Schoolboy (12) in Nagasaki admits killing 4-year-old boy

Japan: A 12-year-old schoolboy has admitted killing a four-year-old boy by pushing him off the roof of a multi-storey car park…

Japan: A 12-year-old schoolboy has admitted killing a four-year-old boy by pushing him off the roof of a multi-storey car park, according to Japanese police.

Police in Nagasaki, 980 km south of Tokyo, are questioning the schoolboy, who was identified from pictures taken by security cameras.

The naked and battered body of Shun Tanemoto was found at a multi-storey car park in the city last week after he was taken from a store where his parents were shopping 4 km away, media reports said.

"I want to tell Shun's mum and dad I am sorry. I regret this," police quoted the suspect as saying during questioning.


For days, the crime has dominated domestic media, with reports showing pictures of the tiny Shun in the cloth hat worn by kindergarten children.

The police identified the boy being questioned by enhancing video images from security cameras near the car park, which showed him, dressed in a school uniform of white shirt and black trousers, leading Shun by the hand, media reports said. Footprints on the car park roof also matched the style of sneakers recommended for students by several local middle schools.

"I want to tell the culprit . . . you should spend your whole life atoning for this crime," Shun's father, Tsuyoshi Tanemoto (30), told a news conference.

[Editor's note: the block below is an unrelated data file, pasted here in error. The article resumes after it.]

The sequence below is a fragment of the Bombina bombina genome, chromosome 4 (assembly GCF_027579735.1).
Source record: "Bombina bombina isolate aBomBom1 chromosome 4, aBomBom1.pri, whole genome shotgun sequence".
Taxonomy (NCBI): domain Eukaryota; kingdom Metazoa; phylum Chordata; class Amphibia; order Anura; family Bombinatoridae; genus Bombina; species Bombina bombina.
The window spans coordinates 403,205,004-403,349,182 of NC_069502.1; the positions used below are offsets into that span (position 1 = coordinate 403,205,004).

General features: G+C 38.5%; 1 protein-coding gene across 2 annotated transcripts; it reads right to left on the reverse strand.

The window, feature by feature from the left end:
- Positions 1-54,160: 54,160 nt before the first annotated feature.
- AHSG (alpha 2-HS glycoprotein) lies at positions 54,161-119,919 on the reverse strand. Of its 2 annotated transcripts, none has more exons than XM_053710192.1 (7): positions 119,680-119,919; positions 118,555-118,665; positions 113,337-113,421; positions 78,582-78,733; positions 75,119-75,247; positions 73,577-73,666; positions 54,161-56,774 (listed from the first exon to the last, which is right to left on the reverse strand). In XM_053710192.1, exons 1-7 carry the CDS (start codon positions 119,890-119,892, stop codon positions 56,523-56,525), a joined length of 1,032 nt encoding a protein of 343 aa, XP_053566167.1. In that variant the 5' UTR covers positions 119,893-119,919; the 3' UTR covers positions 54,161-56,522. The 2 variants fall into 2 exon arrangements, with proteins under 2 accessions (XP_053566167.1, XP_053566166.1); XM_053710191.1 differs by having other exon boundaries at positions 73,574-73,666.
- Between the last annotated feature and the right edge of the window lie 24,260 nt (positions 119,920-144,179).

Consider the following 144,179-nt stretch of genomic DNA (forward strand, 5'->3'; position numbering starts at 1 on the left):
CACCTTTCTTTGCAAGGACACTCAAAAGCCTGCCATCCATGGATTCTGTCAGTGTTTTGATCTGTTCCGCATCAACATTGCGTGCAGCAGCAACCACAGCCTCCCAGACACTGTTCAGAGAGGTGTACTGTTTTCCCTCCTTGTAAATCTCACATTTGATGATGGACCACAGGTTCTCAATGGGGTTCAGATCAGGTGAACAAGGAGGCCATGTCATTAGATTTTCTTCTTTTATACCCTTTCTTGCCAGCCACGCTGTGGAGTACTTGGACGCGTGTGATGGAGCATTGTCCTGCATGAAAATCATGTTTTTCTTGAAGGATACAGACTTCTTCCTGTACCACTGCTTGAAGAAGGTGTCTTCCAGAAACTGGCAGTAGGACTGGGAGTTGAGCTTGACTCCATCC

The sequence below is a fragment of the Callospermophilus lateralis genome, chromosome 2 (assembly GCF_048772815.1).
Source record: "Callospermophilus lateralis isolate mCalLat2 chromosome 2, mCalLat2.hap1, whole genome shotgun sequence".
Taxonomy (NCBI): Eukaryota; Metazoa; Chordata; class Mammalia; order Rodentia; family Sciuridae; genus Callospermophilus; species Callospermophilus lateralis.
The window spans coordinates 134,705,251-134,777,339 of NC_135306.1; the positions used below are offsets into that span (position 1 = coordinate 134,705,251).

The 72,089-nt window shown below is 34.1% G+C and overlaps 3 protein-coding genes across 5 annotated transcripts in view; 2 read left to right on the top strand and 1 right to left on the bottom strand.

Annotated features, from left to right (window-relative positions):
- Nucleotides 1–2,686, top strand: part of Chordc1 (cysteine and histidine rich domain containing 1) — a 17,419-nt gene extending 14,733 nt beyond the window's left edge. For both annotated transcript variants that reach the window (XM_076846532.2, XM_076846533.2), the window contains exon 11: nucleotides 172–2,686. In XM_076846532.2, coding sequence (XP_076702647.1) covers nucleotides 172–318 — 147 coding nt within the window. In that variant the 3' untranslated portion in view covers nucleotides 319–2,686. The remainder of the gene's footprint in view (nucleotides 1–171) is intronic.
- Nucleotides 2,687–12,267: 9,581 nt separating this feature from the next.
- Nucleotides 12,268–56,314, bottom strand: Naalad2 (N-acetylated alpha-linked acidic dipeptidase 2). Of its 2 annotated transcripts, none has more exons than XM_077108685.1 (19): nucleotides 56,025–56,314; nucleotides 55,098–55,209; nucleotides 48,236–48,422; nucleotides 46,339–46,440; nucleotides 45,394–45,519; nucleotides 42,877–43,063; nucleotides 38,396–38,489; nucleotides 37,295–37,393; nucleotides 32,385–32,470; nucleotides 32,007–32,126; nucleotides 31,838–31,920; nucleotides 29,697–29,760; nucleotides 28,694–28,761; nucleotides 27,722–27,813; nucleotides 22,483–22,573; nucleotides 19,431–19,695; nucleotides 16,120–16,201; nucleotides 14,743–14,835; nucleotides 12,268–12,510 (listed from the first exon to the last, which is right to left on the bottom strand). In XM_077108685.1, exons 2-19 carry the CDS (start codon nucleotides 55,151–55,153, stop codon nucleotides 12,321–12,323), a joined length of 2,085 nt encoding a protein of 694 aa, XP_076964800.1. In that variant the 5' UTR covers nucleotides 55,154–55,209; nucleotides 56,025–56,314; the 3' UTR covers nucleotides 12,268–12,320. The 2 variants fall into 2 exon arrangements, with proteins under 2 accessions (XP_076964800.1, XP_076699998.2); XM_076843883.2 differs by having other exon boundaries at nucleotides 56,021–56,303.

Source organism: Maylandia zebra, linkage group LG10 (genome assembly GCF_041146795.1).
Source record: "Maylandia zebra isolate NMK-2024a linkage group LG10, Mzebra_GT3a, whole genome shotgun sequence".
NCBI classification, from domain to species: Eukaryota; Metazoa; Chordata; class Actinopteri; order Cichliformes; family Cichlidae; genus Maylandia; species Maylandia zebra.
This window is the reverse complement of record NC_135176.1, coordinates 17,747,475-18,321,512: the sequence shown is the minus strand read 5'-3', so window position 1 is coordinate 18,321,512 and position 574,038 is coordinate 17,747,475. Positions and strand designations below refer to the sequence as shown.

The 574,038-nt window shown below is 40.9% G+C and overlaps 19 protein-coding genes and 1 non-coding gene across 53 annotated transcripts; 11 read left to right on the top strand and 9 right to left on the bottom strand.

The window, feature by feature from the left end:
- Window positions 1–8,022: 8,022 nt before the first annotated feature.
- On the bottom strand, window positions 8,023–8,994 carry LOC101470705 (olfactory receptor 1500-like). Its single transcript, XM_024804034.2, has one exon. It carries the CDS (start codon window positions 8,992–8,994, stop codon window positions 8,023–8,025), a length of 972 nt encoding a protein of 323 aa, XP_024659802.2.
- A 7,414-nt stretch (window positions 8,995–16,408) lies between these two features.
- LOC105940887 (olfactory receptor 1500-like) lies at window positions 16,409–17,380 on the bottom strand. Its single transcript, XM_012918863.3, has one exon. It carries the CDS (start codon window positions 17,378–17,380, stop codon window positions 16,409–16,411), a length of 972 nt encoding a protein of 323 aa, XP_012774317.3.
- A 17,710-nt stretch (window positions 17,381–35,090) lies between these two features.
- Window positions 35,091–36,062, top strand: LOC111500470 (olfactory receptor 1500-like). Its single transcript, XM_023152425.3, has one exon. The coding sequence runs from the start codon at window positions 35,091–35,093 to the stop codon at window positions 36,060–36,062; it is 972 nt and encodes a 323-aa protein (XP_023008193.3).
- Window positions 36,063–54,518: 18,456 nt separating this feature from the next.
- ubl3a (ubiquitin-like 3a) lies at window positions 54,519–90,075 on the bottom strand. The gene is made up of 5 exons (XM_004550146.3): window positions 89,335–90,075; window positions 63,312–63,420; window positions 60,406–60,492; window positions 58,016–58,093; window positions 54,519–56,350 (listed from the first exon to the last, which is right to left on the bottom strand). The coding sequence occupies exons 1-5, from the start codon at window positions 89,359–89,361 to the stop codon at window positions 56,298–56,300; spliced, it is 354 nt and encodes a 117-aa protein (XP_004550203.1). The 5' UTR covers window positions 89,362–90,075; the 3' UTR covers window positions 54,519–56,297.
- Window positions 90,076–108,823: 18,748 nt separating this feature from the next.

The suspect could not be tried in a criminal court because of his age, but if found guilty in a family court he could be held in custody at a special reformatory for children.

Japan cut the age at which children could face criminal prosecution to 14 from 16 after a schoolboy horrified the nation by murdering two children and leaving the severed head of one outside the gates of a school in Kobe, western Japan, in 1997.

The latest case comes in the wake of the suspected killing of a 13-year-old by a group of teens on the southern island of Okinawa at the end of June.

"We don't know the truth yet, but if it was a youth crime, is it just a crime committed by one boy or is it something that the whole of society must think about? We must reflect deeply on that," Chief Cabinet Secretary Mr Yasuo Fukuda told reporters.

Experts say recent lurid headlines belie the fact that murder is extremely rare among Japanese youth. "The murder rate among young Japanese is probably the lowest in the world," said Ms Mariko Hasegawa, a behavioural scientist at Waseda University in Tokyo.

"It is because murders in general have become so unusual that cases involving people who seem to have personality disorders, such as the one in Kobe, stand out and give the impression that young people are weird."

The number of people who committed or attempted murder in Japan fell by about two-thirds to one per 100,000 between 1955 and 2000, Ms Hasegawa said. - (Reuters)